>>
>>
>>MORE THAN JUST USERS
>>
>>The main thing I want to point out is that the Graph API is much more than just basic information about users.  See https://developers.facebook.com/docs/reference/api/ for details.  The Facebook graph includes things like pages, checkins, and links; it also includes "connections" (edges between things in the graph).  Anything you can get from the Graph API can be obtained in Turtle via HTTP content negotiation.  Simply include text/turtle in the Accept header (with a higher q preference than more typical mime types if necessary).  One of the most interesting features of the Graph API is the search mechanism:
>>
>>https://graph.facebook.com/search?until=yesterday&q=semantic+web&access_token=<ACCESS_TOKEN>
>>
>>This will include information about a variety of things such as statuses, links, photos, and videos.  (At this point, I feel like I should point out the obvious, that is, that the information you see is only whatever is accessible given the access token provided.)
>>
>>Another cool feature is the ability to ask for information about any number of IDs, where an ID could even be the URL of something included in the Open Graph.  For example:
>>
>>http://graph.facebook.com/?ids=http://www.cs.rpi.edu/%7Eweavej3/index.xhtml,jesserweaver
>>
>>This includes information about my RPI website (which is in the Open Graph) and myself (jesserweaver).
>>
>>
>>LINKED DATA URIs
>>
>>All of the HTTP(S) URIs in the RDF are dereferenceable.  Most of the URIs are hash-URIs (that is, strip off the fragment and fetch the document, returning 200 OK), but there are some slash-URIs (for example, http://graph.facebook.com/schema/%7E/data ) which 303 redirect.  There are also information resources.  It's quite varied.
>>
>>
>>SCHEMA
>>
>>This leads me to discuss the schema (or ontology, or whatever you want to call it).  Even the URIs representing properties and classes are dereferenceable.  For example, http://graph.facebook.com/schema/link#type is the URI identifying the link class, and http://graph.facebook.com/schema/link will return information (with 200 OK) about the link class.  Information includes relevant properties, possibly specifying whether a relevant property is a owl:DatatypeProperty, owl:ObjectProperty, and/or owl:InverseFunctionalProperty.  There may also be rdfs:domain and/or rdfs:range specified where appropriate.
>>
>>There are also properties that are not associated with a specific class, and these (generally) use the http://graph.facebook.com/schema/%7E/ namespace URI.  Properties using this namespace have very vague semantics.  For example, the property identified by URI http://graph.facebook.com/schema/~/data (which 303 redirects to http://graph.facebook.com/schema?tag=data ) has the following description:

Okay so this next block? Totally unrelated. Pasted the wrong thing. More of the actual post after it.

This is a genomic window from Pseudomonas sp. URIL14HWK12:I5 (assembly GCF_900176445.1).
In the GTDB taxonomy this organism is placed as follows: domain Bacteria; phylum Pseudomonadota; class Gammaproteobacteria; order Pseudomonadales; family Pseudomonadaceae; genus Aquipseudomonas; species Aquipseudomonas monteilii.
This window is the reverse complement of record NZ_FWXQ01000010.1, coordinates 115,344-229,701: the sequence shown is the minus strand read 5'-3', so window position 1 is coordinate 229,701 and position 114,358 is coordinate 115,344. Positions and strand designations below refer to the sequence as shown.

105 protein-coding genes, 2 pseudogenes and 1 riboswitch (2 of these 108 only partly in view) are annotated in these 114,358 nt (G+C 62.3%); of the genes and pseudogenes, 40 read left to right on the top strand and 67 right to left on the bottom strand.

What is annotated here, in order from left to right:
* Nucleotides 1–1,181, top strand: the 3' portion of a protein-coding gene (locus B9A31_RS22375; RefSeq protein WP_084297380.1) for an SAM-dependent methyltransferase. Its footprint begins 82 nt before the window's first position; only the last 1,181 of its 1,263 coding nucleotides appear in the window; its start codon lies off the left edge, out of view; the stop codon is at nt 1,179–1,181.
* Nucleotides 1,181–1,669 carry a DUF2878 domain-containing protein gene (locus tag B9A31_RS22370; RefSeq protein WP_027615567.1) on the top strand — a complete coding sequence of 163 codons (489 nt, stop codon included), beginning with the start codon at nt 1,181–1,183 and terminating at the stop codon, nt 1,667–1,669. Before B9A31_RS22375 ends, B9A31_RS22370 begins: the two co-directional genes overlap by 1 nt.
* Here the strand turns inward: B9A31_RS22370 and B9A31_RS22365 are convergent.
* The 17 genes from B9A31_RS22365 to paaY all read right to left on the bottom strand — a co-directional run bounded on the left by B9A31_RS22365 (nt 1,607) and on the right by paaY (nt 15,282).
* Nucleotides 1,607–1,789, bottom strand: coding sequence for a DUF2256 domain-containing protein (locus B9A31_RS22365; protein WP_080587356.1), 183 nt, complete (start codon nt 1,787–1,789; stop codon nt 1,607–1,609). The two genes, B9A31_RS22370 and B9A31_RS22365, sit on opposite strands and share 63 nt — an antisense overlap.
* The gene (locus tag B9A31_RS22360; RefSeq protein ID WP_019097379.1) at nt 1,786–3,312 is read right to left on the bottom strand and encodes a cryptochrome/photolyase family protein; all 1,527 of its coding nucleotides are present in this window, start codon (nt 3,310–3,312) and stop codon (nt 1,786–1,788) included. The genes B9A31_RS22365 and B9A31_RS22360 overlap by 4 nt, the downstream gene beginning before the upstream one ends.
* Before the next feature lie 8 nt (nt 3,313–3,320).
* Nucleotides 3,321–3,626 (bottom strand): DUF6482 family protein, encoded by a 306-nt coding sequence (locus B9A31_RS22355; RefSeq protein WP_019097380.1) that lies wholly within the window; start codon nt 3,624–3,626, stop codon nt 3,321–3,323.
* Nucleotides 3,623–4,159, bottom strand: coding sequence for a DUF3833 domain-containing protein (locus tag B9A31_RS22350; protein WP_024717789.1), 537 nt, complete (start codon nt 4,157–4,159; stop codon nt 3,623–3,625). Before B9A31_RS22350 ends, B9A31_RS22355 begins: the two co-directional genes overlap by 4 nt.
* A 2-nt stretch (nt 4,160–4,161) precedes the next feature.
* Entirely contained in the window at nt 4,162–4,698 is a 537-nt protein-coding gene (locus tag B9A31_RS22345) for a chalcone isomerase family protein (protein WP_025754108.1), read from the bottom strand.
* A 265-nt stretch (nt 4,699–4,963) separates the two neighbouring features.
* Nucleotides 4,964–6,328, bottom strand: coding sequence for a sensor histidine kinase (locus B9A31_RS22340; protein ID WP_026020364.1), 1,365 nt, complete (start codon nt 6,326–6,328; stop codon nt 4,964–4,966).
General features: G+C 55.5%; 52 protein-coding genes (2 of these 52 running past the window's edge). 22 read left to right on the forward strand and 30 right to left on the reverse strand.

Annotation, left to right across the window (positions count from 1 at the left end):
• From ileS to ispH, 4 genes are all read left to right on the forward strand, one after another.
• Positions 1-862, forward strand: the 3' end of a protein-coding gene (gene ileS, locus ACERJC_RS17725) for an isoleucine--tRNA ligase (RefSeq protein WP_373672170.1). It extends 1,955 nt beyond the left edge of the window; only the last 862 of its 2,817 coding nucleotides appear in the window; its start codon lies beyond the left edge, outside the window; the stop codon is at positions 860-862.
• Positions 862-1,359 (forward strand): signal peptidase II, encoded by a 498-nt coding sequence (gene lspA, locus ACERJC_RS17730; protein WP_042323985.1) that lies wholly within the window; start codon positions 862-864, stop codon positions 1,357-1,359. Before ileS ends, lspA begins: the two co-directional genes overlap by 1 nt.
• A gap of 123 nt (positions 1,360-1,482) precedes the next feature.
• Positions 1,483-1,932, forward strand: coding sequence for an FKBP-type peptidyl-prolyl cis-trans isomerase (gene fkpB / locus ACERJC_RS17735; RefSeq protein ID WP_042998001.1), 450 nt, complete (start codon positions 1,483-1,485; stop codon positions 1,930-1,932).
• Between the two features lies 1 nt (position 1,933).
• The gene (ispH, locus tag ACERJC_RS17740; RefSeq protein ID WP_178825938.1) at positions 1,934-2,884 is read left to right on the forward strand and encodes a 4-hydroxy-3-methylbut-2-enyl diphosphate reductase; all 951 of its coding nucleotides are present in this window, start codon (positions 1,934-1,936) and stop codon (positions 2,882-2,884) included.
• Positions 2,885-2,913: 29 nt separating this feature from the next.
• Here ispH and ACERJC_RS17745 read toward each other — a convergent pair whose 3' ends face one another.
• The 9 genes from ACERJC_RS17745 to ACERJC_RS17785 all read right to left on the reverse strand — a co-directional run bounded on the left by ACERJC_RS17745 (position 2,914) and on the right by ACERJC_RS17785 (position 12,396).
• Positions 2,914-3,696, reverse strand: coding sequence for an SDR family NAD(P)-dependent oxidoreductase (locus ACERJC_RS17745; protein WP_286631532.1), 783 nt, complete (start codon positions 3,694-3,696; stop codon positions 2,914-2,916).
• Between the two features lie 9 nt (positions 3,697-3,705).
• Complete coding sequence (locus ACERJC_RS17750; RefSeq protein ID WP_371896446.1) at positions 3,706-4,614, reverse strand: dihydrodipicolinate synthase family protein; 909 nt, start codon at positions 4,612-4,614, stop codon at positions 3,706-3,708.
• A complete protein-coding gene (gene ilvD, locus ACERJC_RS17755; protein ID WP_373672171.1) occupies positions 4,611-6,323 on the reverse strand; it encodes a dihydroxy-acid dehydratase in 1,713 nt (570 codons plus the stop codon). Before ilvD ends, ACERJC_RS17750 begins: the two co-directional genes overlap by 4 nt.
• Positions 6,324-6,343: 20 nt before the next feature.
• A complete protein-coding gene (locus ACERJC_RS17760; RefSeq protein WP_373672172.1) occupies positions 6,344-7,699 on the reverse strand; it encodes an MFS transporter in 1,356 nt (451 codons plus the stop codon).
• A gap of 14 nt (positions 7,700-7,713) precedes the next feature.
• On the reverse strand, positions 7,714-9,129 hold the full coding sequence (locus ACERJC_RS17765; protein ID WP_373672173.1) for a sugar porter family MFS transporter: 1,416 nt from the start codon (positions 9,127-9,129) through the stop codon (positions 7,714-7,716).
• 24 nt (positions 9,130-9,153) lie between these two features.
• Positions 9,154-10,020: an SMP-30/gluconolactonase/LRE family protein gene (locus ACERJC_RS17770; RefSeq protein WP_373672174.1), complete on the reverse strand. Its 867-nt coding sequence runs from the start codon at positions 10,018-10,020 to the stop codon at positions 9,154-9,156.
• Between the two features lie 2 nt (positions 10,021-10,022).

>>
>>"A tag having no semantics beyond the conventional semantics of the JSON key \"data\" as used in the Facebook Graph API."
>>
>>So if never_used_as_a_key is never used as a key in the Graph API JSON, then the property http://graph.facebook.com/schema/%7E/never_used_as_a_key is essentially meaningless.  There are two special cases, however.  One is http://graph.facebook.com/schema/%7E/id which is a owl:InverseFunctionalProperty with rdfs:range xsd:string.  The other exception is any URI beginning with http://graph.facebook.com/schema/~/ followed by an optional underscore and then a non-negative integer.  These properties are an attempt at more practical container membership properties.  As an example, check out
>>
>>http://graph.facebook.com/schema/%7E/_14
>>
>>http://graph.facebook.com/schema/~/_14 is a rdfs:subPropertyOf tag:graph.facebook.com,2011:/has (the invented, generic, container membership property) and has an explicitly defined integer index as the value of the tag:graph.facebook.com,2011:/index property (something missing from the RDF container membership properties).
>>
>>@prefix rdf: <http://www.w3.org/1999/02/22-rdf-syntax-ns#> .
>>@prefix rdfs: <http://www.w3.org/2000/01/rdf-schema#> .
>>@prefix owl: <http://www.w3.org/2002/07/owl#> .
>>@prefix xsd: <http://www.w3.org/2001/XMLSchema#> .
>>@prefix api: <tag:graph.facebook.com,2011:/> .
>>@prefix og: <http://ogp.me/ns#> .
>>@prefix fb: <http://ogp.me/ns/fb#> .
>>@prefix : <http://graph.facebook.com/schema/~/> .
>>:_14 a rdf:Property ;
>>       rdfs:label "_14" ;
>>       rdfs:comment "A tag having no semantics beyond the conventional semantics of the JSON key \"14\" as used in the Facebook Graph API." ;
>>       rdfs:subPropertyOf api:has ;
>>       api:index 14 .
>>
>>
>>OPEN GRAPH
>>
>>URIs used as properties in the Open Graph (except for those in the http://ogp.me/ns# and http://ogp.me/ns/fb# namespaces; those URIs go elsewhere) also redirect to the Graph API schema feature.  For example, http://ogp.me/ns/book#author is a property, and http://ogp.me/ns/book 302-redirects to http://graph.facebook.com/schema/og/book (302 instead of 303 because they are hash URIs).  For information about Open Graph, see http://ogp.me and https://developers.facebook.com/docs/beta/opengraph/ .  Please understand that the Graph API and the Open Graph are NOT the same thing.
>>
>>
>>STATUS OF FB LINKED DATA
>>
>>These are just some of the features of the Facebook Graph API Linked Data.  I have been told that Facebook Linked Data is considered experimental and that continued support depends on the degree of use by developers.
>>
>>
>>I hope this was helpful, and I am happy to attempt to answer any questions.  Please understand, though, that I am not a Facebook employee; I only recently finished an internship there.
>>
>>
>>Regards,
>>
>>Jesse Weaver
>>Ph.D. Student, Patroon Fellow
>>Tetherless World Constellation
>>Rensselaer Polytechnic Institute
>>http://www.cs.rpi.edu/%7Eweavej3/index.xhtml
>>
>>
>>
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Received on Wednesday, 26 October 2011 16:07:49 GMT